Sales declines continue to plague automakers in the common market as EU passenger car registrations dropped 8.1% in June to 1,233,298 units. ACEA, the auto industry trade group, reported this morning that during the first six months of 2011 a total of 7,120,499 new cars were registered, or 2.1% less than in the first half of last year. On an annual basis, sales have been declining in Europe for 3.5 years now
In June, all important markets dropped. Contractions ranged from -0.3% in Germany to -1.7% in Italy, -6.2% in the UK, -12.6% in France and -31.4% in Spain.
Auto manufacturing remains well below the peak of more than 16 million recorded in 2007 before the collapse of the global financial markets caused the ongoing Great Recession.
However some winners are emerging. Volkswagen Group remains the powerhouse in Europe with 23% share year-to-date of the EU and European Free Trade Areas. BMW group also posted strong double digit gains, as did Nissan, although both are on relatively small basis. The same could be said for Hyundai and Kia, which now have combines sales of more than 345,000 units year-to-date, compared to Volvo’s 138,000.
The rise of the Koreans is one reason Ford of Europe CEO, Stephen Odell, has called for the creation of a comprehensive industrial policy across the European Union. Odell also opposes a proposed Korean trade agreement in Europe, which in a different form is also controversial in the U.S. (See Ford of Europe CEO Stephen O’Dell Calls for a Comprehensive Industrial Policy and Rejection of Korean FTA)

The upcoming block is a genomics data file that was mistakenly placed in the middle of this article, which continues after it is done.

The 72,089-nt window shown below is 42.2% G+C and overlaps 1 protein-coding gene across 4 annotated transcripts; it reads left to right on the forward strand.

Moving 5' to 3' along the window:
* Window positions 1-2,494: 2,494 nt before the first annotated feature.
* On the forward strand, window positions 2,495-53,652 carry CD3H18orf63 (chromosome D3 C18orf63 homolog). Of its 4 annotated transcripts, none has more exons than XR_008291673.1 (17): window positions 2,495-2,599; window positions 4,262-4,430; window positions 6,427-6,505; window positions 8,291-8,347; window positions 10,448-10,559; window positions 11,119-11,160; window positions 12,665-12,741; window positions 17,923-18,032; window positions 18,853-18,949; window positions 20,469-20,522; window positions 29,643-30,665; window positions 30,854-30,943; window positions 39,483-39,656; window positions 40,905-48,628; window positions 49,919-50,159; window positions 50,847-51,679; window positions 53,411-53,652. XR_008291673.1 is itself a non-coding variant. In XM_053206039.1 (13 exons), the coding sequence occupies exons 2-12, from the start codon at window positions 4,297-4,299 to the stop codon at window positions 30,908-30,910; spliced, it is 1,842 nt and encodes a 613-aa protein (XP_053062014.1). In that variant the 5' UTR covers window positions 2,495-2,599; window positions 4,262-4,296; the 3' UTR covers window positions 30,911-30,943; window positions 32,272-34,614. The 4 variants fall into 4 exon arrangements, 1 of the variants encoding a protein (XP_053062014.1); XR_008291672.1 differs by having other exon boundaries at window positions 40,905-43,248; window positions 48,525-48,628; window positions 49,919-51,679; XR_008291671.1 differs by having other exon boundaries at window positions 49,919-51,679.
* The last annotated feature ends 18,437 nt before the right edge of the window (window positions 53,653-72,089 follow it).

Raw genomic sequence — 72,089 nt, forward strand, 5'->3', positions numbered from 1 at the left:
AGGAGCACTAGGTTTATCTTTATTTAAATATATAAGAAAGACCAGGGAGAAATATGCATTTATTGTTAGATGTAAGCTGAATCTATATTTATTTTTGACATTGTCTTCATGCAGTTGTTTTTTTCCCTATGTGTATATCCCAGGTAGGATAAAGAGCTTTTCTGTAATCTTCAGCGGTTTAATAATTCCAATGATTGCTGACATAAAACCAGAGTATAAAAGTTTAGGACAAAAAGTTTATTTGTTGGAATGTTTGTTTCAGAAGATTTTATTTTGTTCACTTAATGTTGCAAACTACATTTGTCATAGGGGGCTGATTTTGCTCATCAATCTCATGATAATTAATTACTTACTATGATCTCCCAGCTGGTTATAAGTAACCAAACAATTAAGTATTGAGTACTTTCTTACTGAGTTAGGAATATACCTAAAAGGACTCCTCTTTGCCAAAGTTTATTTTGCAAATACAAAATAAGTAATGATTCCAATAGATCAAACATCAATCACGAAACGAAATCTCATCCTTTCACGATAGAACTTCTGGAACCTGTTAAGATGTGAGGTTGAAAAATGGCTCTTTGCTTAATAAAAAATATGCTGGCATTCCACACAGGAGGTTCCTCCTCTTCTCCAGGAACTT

The European subsidiaries of the Detroit Two – General Motors and Ford, basically stayed even but continue to a concern to shareholders because of the drag European operations puts on earnings at both companies. Chrysler, now controlled by Italian Fiat, dropped 31%, but that was on a previous 2010 base of only 22,000 units.
The six month sales results in the major markets varied. Germany (+10.5%) performed better than in the same period a year ago. However, the UK (-7.1%), Italy (-13.1%) and Spain (-26.8%) saw the number of new car registrations decrease. Registrations in France (+1.0%) were almost level compared to last year.
Volkswagen Group retained its dominant market share for the semester at 22.8% or 1.7 million vehicles. VW was followed by these shares:
2. PSA Group with a 13%, 950,000
3. Renault Group at 9.5%, 701,000
4. GM at 9%, 642,000
5. Ford at 8%, 592,000
6. Fiat at 7%, 530,000
7. BMW Group at 6%, 424,000
8. Daimler at 5%, 347,000
9. Toyota Group at 4%, 297,000
10. Nissan at 3%, 247,000
Unlike the U.S. a strong national component among buyers remains in play in Europe with cars from makers headquartered in the largest markets – Germany, France, United Kingdom, Italy and Spain, respectively – selling in large numbers.
Combined with government encouraged export activity, this makes the German automakers the automotive economic powers they are, even though German automakers pay the highest wages by far to autoworkers. German industrial policy also makes it very difficult to close plants and move jobs out of Germany.